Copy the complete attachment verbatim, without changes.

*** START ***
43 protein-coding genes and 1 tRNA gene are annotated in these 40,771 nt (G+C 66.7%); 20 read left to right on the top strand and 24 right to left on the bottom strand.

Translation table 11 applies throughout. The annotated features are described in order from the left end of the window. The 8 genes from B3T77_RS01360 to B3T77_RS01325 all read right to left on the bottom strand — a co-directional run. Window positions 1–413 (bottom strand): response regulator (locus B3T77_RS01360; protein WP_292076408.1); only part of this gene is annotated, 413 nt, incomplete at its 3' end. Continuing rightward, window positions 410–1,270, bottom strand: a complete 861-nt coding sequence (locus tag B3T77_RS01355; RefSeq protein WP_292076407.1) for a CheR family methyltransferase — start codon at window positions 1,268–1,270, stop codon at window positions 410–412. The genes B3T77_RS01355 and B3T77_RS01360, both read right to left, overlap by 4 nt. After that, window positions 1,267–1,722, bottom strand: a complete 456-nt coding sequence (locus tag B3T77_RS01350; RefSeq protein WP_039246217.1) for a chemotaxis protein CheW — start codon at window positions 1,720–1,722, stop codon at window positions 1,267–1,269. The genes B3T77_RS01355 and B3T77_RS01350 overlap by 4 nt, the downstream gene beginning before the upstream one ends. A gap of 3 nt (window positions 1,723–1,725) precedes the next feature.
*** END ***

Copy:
43 protein-coding genes and 1 tRNA gene are annotated in these 40,771 nt (G+C 66.7%); 20 read left to right on the top strand and 24 right to left on the bottom strand.

Translation table 11 applies throughout. The annotated features are described in order from the left end of the window. The 8 genes from B3T77_RS01360 to B3T77_RS01325 all read right to left on the bottom strand — a co-directional run. Window positions 1–413 (bottom strand): response regulator (locus B3T77_RS01360; protein WP_292076408.1); only part of this gene is annotated, 413 nt, incomplete at its 3' end. Continuing rightward, window positions 410–1,270, bottom strand: a complete 861-nt coding sequence (locus tag B3T77_RS01355; RefSeq protein WP_292076407.1) for a CheR family methyltransferase — start codon at window positions 1,268–1,270, stop codon at window positions 410–412. The genes B3T77_RS01355 and B3T77_RS01360, both read right to left, overlap by 4 nt. After that, window positions 1,267–1,722, bottom strand: a complete 456-nt coding sequence (locus tag B3T77_RS01350; RefSeq protein WP_039246217.1) for a chemotaxis protein CheW — start codon at window positions 1,720–1,722, stop codon at window positions 1,267–1,269. The genes B3T77_RS01355 and B3T77_RS01350 overlap by 4 nt, the downstream gene beginning before the upstream one ends. A gap of 3 nt (window positions 1,723–1,725) precedes the next feature.